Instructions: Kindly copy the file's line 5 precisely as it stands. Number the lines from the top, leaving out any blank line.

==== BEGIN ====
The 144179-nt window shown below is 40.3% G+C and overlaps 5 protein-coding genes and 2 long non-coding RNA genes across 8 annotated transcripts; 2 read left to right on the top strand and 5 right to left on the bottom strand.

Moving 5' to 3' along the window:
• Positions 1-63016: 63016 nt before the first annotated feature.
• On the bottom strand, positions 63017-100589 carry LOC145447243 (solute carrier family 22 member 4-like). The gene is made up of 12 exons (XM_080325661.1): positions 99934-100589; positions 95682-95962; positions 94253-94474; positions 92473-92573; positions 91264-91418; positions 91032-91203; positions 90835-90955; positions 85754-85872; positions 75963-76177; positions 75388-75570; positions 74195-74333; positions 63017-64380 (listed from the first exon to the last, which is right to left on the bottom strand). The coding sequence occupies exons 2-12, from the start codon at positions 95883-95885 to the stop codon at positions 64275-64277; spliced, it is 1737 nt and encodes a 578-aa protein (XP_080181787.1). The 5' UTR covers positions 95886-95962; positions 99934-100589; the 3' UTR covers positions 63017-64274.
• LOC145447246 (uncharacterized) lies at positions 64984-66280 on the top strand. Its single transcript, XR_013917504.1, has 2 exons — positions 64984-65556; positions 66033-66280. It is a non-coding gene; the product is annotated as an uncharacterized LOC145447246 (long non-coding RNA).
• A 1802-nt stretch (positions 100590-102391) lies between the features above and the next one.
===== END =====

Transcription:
• LOC145447246 (uncharacterized) lies at positions 64984-66280 on the top strand. Its single transcript, XR_013917504.1, has 2 exons — positions 64984-65556; positions 66033-66280. It is a non-coding gene; the product is annotated as an uncharacterized LOC145447246 (long non-coding RNA).